EDIT: Tried tightening question to be less broad.
In the post Civil War era, I see the Republican Party and Democratic Party basically retreading the old questions of early republic political economy after the war. I see basically the old agararian, limited government party (Democratic/Jacksonian) vs. the pro industry, pro big business, expanded government controls party (Whig/Republican) but the platforms become pretty unclear, and you could say not really based on ideology as we accumulated more distance from the Civil War.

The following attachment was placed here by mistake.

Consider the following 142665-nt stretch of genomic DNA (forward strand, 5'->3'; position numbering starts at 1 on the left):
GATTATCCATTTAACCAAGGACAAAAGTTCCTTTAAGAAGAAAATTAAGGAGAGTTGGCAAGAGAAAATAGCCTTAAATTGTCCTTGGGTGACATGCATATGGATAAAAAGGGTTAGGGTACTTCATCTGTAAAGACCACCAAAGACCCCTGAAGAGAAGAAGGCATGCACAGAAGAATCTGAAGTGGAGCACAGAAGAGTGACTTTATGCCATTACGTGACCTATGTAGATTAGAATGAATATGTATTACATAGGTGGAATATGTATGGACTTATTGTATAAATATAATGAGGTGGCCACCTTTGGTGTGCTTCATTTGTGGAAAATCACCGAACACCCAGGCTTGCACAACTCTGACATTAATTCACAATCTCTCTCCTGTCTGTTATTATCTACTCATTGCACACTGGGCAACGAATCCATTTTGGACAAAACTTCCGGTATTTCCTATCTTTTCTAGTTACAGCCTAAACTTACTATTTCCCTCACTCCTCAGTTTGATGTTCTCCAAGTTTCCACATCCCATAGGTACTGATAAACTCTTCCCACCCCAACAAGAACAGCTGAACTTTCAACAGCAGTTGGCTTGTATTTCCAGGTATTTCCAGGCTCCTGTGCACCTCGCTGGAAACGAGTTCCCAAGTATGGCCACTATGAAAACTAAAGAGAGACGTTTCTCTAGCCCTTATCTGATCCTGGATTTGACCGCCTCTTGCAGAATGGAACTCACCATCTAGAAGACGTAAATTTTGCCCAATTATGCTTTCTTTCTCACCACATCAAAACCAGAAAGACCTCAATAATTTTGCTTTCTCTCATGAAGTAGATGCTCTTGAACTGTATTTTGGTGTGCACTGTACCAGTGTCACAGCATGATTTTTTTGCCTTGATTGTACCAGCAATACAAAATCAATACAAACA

I see this model being kind of thrown into a loop when Teddy Roosevelt becomes president, though. He seems anything but advocating for an agrarian state, but he actively tries to curb the power of the monopolies and big business. Then Woodrow Wilson becomes a president and as a Democrat, he helps passes measures such as establishing an income tax and a national banking system that seem a little antithetical to the traditional tenets of old school Democrats. These two presidencies seem to be the output of a growing progressive current that wanted reform in American society and yet I'm not sure if if there's a conenction between here and the modern political parties in America today. My question is, what implications, if any, did these progressive presidencies have on the idealogies of the seemingly non idealogical Democrat and Republican parties at the time?